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Don's Corner

Getting Personal: The Board’s Role in Fundraising

Today’s Christian camps and conference centers are very sophisticated ministries reaching thousands of people annually and, therefore, need professional leadership and stewardship at the board level. Excellent boards and their members reach their fund-raising goals by following six principles:

The board member must embrace and champion the vision and mission of the organization, regularly speaking about it to close friends, acquaintances and others who can make a difference in the ministry. It is imperative that the camp you serve be one of the top priorities in your life, after God, family and your church. Ministries occupying a significant priority in a person’s life produce financial results. This truth is reflected in Jesus’ statement, “Where your treasure is, there is your heart also.”

Every board member should be a current donor but, in fact, the boards of many camps can conference centers have more than 50 percent of the board who do not give! These are often the same individuals who seem to have difficulty understanding why the ministry is struggling financially and why others are reluctant to contribute. Every current and potential donor has a right to ask if all board members support the ministry with their own personal finances. Any answer except an enthusiastic YES! should be unacceptable to the organization.

Assuming the camp has a resource development plan, every board member must be committed to its success. If such a plan doesn’t exist, it is the responsibility of the board to insist that their ministry have — and use — one. Development, i.e. gift income, must be one of the two major revenue streams in camping. The other, of course, is operations (adult guests, campers, families, facility rentals, etc.), and is driven by marketing. Marketing and development are coordinated so they operate in sync, mutually supporting and enhancing one another.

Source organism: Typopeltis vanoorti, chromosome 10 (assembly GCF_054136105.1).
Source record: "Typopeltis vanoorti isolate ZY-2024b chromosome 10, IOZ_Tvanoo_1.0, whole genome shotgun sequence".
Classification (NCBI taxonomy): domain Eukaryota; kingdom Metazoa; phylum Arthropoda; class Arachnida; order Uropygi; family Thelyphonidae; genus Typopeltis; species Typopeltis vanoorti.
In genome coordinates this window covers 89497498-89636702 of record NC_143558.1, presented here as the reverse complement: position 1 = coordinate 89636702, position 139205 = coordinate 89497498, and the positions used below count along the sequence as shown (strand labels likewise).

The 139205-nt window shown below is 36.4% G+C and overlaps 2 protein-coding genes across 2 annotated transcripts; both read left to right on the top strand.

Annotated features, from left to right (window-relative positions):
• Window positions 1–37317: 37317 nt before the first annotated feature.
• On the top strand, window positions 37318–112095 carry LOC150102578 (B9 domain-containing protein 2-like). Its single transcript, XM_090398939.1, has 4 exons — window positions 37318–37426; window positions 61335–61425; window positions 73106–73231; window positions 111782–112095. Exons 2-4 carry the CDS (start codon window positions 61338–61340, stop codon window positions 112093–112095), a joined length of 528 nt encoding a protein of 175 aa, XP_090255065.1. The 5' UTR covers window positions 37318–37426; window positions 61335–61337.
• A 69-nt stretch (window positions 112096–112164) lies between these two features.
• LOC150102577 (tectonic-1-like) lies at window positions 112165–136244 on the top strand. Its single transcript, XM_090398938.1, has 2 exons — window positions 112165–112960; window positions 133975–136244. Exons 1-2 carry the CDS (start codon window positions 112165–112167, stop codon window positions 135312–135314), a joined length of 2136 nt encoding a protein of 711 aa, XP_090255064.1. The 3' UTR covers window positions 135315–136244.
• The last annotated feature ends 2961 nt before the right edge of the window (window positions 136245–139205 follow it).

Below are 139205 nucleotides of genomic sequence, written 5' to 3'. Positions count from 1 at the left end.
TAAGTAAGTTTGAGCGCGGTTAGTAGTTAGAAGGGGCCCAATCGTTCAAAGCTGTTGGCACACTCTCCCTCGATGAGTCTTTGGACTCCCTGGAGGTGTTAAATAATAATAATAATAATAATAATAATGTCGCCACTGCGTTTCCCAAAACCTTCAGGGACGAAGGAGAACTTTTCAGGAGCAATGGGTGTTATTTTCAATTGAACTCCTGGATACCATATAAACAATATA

Because special events allow the camp to meet donors, raise money and raise the level of awareness, board members should serve as hosts, bring guests and encourage others to participate. One Christian camp planning a major fund-raising event discovered that only one of its eight board members would be able to attend. As their consultant, I insisted the event be canceled. If it was not important enough for board members to attend, why expect donors to participate?

Board members need to provide referrals that open doors to mid-level and major donors. Research and experience alike confirm that people give to people (not programs), and friends give to friends (not concepts). This means that board members can help development staff and the executive director reach individuals who are otherwise inaccessible.

Finally, board members should be willing to be trained in development and fundraising. You don’t have to be a full-time fund-raiser or development expert…simply know how to introduce people to the ministry. Your willingness to learn will help people understand and connect with the mission of the organization in such a way that a gift may result.

Camps and conferences need board members who give financially to the work, help raise resources and see with “development eyes” — eyes which understand that people want to help effective ministries grow. Finding ways to give donors opportunities to do so is an awesome, rewarding opportunity in itself. Are you ready?

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